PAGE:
Session Type: ACR Poster Session C
Session Time: 9:00AM-11:00AM
Background/Purpose: Health-enhancing physical activity (HEPA), i.e. at least 150 weekly minutes of moderate-intensity and at least twice-weekly muscle-strengthening activities, is recommended for every adult. Long-term studies on HEPA promotion in rheumatoid arthritis (RA) are scarce. Our aim was to describe HEPA levels and explore aspects of adherence and response during the second year of an outsourced two-year intervention in people with RA.
Methods: Two-hundred and twenty individuals not reaching maintained (>6 months) HEPA were included at baseline and 177 of them (81% women, mean age 60 years, mean time from disease onset 12 years) remained at the end of year two of this uncontrolled cohort study1. Adherence, without support from health care, to circuit training at public gyms and moderately intense daily physical activity was prompted and recorded by weekly short text messages. Bi-weekly physiotherapist-led support group meetings to facilitate behavior change during the first intervention year were replaced during year two with optional peer-support groups. Response variables included current (past week) and maintained (past six months) HEPA, socio-demographics, disease-related and psychosocial factors collected by questionnaires and performance tests of aerobic capacity and muscle function. Perceptions on the HEPA program were assessed with a study-specific questionnaire. Each participant with unchanged/improved values in general health perception (100 mm VAS) and at least two of three performance tests (aerobic capacity, grip srength and timed standing) year was considered a responder to the HEPA program.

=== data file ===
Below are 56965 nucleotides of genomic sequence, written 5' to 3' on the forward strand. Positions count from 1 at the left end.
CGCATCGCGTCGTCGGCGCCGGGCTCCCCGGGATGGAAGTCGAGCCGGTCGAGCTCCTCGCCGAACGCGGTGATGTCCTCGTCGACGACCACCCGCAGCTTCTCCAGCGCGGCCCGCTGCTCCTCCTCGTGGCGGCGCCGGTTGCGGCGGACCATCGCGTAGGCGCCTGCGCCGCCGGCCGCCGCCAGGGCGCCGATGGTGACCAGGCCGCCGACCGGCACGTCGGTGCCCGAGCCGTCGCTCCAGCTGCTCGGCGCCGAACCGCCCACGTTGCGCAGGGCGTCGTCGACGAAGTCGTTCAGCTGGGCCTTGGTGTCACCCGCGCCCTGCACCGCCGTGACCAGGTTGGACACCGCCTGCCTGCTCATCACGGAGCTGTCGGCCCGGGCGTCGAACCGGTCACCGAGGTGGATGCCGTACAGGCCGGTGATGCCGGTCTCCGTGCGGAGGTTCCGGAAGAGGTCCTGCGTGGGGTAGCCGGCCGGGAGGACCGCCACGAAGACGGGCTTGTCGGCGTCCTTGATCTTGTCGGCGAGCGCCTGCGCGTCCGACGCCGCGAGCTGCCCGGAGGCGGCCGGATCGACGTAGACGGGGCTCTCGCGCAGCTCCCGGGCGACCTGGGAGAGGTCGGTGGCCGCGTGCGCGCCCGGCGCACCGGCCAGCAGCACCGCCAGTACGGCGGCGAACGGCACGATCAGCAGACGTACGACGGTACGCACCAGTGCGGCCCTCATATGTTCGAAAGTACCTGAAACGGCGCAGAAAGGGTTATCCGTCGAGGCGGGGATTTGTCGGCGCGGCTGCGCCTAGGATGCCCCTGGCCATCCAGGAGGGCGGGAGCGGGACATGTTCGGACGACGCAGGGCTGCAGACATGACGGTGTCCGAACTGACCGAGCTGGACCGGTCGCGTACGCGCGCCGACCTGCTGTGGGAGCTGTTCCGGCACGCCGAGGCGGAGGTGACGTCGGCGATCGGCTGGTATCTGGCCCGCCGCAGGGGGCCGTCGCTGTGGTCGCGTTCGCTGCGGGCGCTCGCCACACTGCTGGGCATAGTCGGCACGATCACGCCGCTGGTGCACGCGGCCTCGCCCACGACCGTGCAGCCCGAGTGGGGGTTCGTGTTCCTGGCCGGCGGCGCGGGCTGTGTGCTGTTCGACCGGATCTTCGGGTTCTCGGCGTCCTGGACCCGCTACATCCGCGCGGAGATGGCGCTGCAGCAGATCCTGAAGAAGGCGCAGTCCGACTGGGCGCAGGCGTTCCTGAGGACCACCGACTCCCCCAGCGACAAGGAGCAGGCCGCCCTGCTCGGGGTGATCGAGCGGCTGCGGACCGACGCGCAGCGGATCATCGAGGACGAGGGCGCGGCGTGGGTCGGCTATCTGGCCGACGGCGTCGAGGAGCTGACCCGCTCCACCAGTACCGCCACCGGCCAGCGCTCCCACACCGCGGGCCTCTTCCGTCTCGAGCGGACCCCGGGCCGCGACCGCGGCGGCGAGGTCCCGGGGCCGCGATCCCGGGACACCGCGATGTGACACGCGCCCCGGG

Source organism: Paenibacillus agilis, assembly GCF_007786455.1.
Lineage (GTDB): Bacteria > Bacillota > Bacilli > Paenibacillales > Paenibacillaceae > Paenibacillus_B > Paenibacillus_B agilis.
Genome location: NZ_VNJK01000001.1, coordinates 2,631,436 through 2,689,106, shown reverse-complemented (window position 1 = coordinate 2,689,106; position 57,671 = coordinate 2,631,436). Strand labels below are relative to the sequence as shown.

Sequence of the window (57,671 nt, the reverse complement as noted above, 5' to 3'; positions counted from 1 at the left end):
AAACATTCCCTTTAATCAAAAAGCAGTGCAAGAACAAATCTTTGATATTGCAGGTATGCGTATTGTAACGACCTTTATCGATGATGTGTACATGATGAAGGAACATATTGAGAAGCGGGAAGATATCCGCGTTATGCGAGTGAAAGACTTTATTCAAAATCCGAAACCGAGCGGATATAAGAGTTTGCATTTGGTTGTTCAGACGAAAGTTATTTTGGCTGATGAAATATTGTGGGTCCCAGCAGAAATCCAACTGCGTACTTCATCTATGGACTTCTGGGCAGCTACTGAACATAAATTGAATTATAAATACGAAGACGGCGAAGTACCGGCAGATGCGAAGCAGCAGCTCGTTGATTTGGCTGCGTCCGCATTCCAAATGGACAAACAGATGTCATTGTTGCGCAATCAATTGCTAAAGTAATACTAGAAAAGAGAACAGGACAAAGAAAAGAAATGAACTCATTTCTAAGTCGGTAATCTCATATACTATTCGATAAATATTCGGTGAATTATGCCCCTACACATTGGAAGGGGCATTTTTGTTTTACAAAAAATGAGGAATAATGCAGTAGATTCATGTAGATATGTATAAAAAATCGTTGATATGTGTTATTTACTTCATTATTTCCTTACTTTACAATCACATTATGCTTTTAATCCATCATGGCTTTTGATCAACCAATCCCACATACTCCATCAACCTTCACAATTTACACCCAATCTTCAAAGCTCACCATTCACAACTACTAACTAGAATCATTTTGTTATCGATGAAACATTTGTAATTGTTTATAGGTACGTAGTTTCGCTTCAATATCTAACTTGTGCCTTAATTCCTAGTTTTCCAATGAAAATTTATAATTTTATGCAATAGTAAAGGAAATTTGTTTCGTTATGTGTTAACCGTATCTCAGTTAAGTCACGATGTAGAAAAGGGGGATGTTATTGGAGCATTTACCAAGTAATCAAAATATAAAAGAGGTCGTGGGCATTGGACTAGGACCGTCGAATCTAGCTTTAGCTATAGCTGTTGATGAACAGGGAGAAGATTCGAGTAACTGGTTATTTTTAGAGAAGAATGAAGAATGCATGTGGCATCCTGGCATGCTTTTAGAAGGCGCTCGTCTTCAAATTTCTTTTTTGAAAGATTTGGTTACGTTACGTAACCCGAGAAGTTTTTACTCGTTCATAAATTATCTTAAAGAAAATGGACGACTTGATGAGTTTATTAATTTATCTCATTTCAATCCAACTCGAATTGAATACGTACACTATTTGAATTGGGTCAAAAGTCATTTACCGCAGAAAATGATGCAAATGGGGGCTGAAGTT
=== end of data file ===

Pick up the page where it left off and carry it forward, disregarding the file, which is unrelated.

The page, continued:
Results: Current and maintained HEPA decreased from 82% to 75% (p=0.0141) and from 41% to 27% (p<0.0001), respectively, during the second year. Fifty-four participants were defined as total responders during the second year, while 105 were non-responders. The mean number of reported circuit-training sessions was 41 (SD 35.3) among total responders and 35 (SD 33.4) among non-responders (p=0.2708), the mean number of days with total HEPA were 194 (SD 80.8) and 171 (SD 76.9) respectively (p=0.0828) and the mean registered support group meetings 12 (SD 6.1) and 10 (SD 6.1) respectively (p=0.0943). Strategies for maintenance and relapse prevention learned during the first intervention year were reportedly used by 35% of the participants. Circuit training, daily physical activity and short text message reminders were perceived (scale 1-5) as valuable (=4), while the value of peer support groups was rated somewhat lower (=3).
Conclusion: Although maintained HEPA decreased from the end of the first intervention year, about one fourth of the originally sedentary individuals with RA still sustained their new behavior after two years. It remains unclear whether improvements in health and functioning relates to the HEPA program and its different components.
1Nordgren B, Fridén C, Demmelmaier I, Bergström G, Lundberg IE, Dufour AB, Opava CH, the PARA Study Group. An outsourced health-enhancing physical activity program for people with rheumatoid arthritis. Exploration of adherence and response. The PARA 2010 study. Rheumatology (Oxford). 2015;54:1065-73
To cite this abstract in AMA style:Opava CH, Nordgren B, Fridén C, Demmelmaier I, Bergström G, Lundberg IE, Dufour AB, Nessen T. An Outsourced Health-Enhancing Physical Activity Program for People with Rheumatoid Arthritis. Exploration of the Maintenance Phase [abstract]. Arthritis Rheumatol. 2015; 67 (suppl 10). https://acrabstracts.org/abstract/an-outsourced-health-enhancing-physical-activity-program-for-people-with-rheumatoid-arthritis-exploration-of-the-maintenance-phase/. Accessed January 21, 2020.
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